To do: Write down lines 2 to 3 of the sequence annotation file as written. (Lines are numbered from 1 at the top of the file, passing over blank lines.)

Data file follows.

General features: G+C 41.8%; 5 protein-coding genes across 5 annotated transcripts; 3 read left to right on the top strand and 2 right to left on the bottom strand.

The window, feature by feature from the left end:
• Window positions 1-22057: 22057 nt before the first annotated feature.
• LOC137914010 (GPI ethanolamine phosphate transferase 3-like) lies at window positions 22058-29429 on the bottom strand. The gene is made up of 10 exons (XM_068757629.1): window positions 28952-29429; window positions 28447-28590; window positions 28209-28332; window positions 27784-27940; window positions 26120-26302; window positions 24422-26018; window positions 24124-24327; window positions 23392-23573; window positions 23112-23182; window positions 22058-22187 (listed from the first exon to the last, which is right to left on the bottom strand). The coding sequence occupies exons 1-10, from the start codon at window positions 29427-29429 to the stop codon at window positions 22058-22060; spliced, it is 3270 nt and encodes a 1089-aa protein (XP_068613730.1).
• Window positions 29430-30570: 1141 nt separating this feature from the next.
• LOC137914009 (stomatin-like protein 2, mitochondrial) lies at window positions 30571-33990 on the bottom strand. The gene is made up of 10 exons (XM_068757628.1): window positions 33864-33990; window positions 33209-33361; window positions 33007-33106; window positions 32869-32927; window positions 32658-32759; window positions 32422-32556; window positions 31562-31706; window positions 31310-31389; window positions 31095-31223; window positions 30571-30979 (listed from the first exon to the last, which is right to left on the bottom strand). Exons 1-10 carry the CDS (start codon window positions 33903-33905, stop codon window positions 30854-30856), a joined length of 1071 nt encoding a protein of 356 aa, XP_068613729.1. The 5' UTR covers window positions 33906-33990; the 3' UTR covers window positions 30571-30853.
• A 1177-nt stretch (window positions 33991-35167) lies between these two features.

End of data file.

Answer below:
The window, feature by feature from the left end:
• Window positions 1-22057: 22057 nt before the first annotated feature.